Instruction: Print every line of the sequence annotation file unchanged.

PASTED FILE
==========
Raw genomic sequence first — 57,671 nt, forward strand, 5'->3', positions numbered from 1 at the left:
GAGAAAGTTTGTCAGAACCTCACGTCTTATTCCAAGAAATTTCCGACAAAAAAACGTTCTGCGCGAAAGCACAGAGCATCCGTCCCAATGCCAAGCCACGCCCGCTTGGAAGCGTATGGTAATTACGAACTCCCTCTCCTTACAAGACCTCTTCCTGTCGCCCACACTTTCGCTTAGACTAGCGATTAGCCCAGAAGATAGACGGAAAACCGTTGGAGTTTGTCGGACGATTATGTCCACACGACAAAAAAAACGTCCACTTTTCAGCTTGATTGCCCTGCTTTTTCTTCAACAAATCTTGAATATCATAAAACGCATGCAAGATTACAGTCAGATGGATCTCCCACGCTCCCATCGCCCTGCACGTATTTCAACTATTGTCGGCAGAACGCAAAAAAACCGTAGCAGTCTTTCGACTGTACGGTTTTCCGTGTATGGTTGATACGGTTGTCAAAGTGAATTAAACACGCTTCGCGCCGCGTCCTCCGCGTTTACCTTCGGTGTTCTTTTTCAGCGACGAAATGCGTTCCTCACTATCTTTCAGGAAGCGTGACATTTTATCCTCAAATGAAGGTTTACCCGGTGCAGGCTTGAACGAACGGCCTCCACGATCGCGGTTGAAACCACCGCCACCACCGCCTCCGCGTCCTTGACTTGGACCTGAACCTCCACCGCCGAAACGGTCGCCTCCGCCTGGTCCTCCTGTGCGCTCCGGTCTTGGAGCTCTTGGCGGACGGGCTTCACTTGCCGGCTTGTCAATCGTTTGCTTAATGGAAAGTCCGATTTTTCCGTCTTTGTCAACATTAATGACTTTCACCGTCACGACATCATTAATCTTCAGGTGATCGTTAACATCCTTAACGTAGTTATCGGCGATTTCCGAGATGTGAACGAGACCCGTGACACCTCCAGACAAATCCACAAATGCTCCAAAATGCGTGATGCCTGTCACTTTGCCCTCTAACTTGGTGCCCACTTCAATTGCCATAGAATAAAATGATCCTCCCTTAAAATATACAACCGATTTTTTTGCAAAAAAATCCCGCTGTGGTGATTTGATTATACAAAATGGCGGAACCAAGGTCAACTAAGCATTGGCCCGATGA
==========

Raw genomic sequence first — 57,671 nt, forward strand, 5'->3', positions numbered from 1 at the left:
GAGAAAGTTTGTCAGAACCTCACGTCTTATTCCAAGAAATTTCCGACAAAAAAACGTTCTGCGCGAAAGCACAGAGCATCCGTCCCAATGCCAAGCCACGCCCGCTTGGAAGCGTATGGTAATTACGAACTCCCTCTCCTTACAAGACCTCTTCCTGTCGCCCACACTTTCGCTTAGACTAGCGATTAGCCCAGAAGATAGACGGAAAACCGTTGGAGTTTGTCGGACGATTATGTCCACACGACAAAAAAAACGTCCACTTTTCAGCTTGATTGCCCTGCTTTTTCTTCAACAAATCTTGAATATCATAAAACGCATGCAAGATTACAGTCAGATGGATCTCCCACGCTCCCATCGCCCTGCACGTATTTCAACTATTGTCGGCAGAACGCAAAAAAACCGTAGCAGTCTTTCGACTGTACGGTTTTCCGTGTATGGTTGATACGGTTGTCAAAGTGAATTAAACACGCTTCGCGCCGCGTCCTCCGCGTTTACCTTCGGTGTTCTTTTTCAGCGACGAAATGCGTTCCTCACTATCTTTCAGGAAGCGTGACATTTTATCCTCAAATGAAGGTTTACCCGGTGCAGGCTTGAACGAACGGCCTCCACGATCGCGGTTGAAACCACCGCCACCACCGCCTCCGCGTCCTTGACTTGGACCTGAACCTCCACCGCCGAAACGGTCGCCTCCGCCTGGTCCTCCTGTGCGCTCCGGTCTTGGAGCTCTTGGCGGACGGGCTTCACTTGCCGGCTTGTCAATCGTTTGCTTAATGGAAAGTCCGATTTTTCCGTCTTTGTCAACATTAATGACTTTCACCGTCACGACATCATTAATCTTCAGGTGATCGTTAACATCCTTAACGTAGTTATCGGCGATTTCCGAGATGTGAACGAGACCCGTGACACCTCCAGACAAATCCACAAATGCTCCAAAATGCGTGATGCCTGTCACTTTGCCCTCTAACTTGGTGCCCACTTCAATTGCCATAGAATAAAATGATCCTCCCTTAAAATATACAACCGATTTTTTTGCAAAAAAATCCCGCTGTGGTGATTTGATTATACAAAATGGCGGAACCAAGGTCAACTAAGCATTGGCCCGATGA